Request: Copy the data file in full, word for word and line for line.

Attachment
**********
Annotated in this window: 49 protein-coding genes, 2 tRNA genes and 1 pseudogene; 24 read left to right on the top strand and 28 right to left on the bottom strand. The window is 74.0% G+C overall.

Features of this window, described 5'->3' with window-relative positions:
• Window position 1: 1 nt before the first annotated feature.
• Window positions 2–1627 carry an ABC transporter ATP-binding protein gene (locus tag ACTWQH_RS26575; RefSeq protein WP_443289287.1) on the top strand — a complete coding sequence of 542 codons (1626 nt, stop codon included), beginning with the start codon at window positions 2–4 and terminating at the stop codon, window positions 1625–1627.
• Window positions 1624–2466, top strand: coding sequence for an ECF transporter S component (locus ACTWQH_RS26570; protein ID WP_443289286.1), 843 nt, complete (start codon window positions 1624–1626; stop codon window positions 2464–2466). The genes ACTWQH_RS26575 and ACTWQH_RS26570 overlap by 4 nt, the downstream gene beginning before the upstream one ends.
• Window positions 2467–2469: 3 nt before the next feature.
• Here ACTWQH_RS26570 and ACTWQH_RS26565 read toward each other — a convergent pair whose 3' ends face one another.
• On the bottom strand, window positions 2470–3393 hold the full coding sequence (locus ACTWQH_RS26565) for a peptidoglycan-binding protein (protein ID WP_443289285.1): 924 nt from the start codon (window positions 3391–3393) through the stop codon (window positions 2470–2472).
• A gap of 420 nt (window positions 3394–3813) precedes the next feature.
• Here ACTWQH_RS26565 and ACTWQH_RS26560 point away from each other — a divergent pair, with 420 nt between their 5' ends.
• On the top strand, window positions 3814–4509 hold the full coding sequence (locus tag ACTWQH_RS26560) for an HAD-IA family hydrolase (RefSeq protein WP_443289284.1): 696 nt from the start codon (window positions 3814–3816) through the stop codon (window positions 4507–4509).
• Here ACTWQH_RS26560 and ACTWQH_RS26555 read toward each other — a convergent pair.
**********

Annotated in this window: 49 protein-coding genes, 2 tRNA genes and 1 pseudogene; 24 read left to right on the top strand and 28 right to left on the bottom strand. The window is 74.0% G+C overall.

Features of this window, described 5'->3' with window-relative positions:
• Window position 1: 1 nt before the first annotated feature.
• Window positions 2–1627 carry an ABC transporter ATP-binding protein gene (locus tag ACTWQH_RS26575; RefSeq protein WP_443289287.1) on the top strand — a complete coding sequence of 542 codons (1626 nt, stop codon included), beginning with the start codon at window positions 2–4 and terminating at the stop codon, window positions 1625–1627.
• Window positions 1624–2466, top strand: coding sequence for an ECF transporter S component (locus ACTWQH_RS26570; protein ID WP_443289286.1), 843 nt, complete (start codon window positions 1624–1626; stop codon window positions 2464–2466). The genes ACTWQH_RS26575 and ACTWQH_RS26570 overlap by 4 nt, the downstream gene beginning before the upstream one ends.
• Window positions 2467–2469: 3 nt before the next feature.
• Here ACTWQH_RS26570 and ACTWQH_RS26565 read toward each other — a convergent pair whose 3' ends face one another.
• On the bottom strand, window positions 2470–3393 hold the full coding sequence (locus ACTWQH_RS26565) for a peptidoglycan-binding protein (protein ID WP_443289285.1): 924 nt from the start codon (window positions 3391–3393) through the stop codon (window positions 2470–2472).
• A gap of 420 nt (window positions 3394–3813) precedes the next feature.
• Here ACTWQH_RS26565 and ACTWQH_RS26560 point away from each other — a divergent pair, with 420 nt between their 5' ends.
• On the top strand, window positions 3814–4509 hold the full coding sequence (locus tag ACTWQH_RS26560) for an HAD-IA family hydrolase (RefSeq protein WP_443289284.1): 696 nt from the start codon (window positions 3814–3816) through the stop codon (window positions 4507–4509).
• Here ACTWQH_RS26560 and ACTWQH_RS26555 read toward each other — a convergent pair.